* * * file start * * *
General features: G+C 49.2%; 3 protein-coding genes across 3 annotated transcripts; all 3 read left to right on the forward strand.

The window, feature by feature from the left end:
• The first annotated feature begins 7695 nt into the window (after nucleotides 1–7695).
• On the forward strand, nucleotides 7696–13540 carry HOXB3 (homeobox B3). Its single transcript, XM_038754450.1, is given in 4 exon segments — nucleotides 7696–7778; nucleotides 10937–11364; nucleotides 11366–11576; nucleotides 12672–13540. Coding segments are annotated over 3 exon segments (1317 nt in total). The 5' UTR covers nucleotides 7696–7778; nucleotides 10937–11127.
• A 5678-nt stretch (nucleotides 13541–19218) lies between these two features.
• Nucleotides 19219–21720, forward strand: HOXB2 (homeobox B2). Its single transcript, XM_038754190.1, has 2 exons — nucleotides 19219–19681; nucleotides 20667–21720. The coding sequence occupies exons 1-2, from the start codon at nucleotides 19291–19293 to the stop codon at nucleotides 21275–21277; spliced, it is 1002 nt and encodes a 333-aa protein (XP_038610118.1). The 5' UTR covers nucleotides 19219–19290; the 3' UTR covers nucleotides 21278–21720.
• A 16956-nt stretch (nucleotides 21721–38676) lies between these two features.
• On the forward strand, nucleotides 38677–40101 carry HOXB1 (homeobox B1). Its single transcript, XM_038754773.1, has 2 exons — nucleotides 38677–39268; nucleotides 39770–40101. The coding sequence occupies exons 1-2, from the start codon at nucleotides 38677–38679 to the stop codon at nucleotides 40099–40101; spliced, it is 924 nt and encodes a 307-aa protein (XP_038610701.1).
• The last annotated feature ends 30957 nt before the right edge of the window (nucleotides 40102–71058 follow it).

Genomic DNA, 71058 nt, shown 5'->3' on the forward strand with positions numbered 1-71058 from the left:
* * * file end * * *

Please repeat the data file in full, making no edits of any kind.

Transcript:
General features: G+C 49.2%; 3 protein-coding genes across 3 annotated transcripts; all 3 read left to right on the forward strand.

The window, feature by feature from the left end:
• The first annotated feature begins 7695 nt into the window (after nucleotides 1–7695).
• On the forward strand, nucleotides 7696–13540 carry HOXB3 (homeobox B3). Its single transcript, XM_038754450.1, is given in 4 exon segments — nucleotides 7696–7778; nucleotides 10937–11364; nucleotides 11366–11576; nucleotides 12672–13540. Coding segments are annotated over 3 exon segments (1317 nt in total). The 5' UTR covers nucleotides 7696–7778; nucleotides 10937–11127.
• A 5678-nt stretch (nucleotides 13541–19218) lies between these two features.
• Nucleotides 19219–21720, forward strand: HOXB2 (homeobox B2). Its single transcript, XM_038754190.1, has 2 exons — nucleotides 19219–19681; nucleotides 20667–21720. The coding sequence occupies exons 1-2, from the start codon at nucleotides 19291–19293 to the stop codon at nucleotides 21275–21277; spliced, it is 1002 nt and encodes a 333-aa protein (XP_038610118.1). The 5' UTR covers nucleotides 19219–19290; the 3' UTR covers nucleotides 21278–21720.
• A 16956-nt stretch (nucleotides 21721–38676) lies between these two features.
• On the forward strand, nucleotides 38677–40101 carry HOXB1 (homeobox B1). Its single transcript, XM_038754773.1, has 2 exons — nucleotides 38677–39268; nucleotides 39770–40101. The coding sequence occupies exons 1-2, from the start codon at nucleotides 38677–38679 to the stop codon at nucleotides 40099–40101; spliced, it is 924 nt and encodes a 307-aa protein (XP_038610701.1).
• The last annotated feature ends 30957 nt before the right edge of the window (nucleotides 40102–71058 follow it).

Genomic DNA, 71058 nt, shown 5'->3' on the forward strand with positions numbered 1-71058 from the left: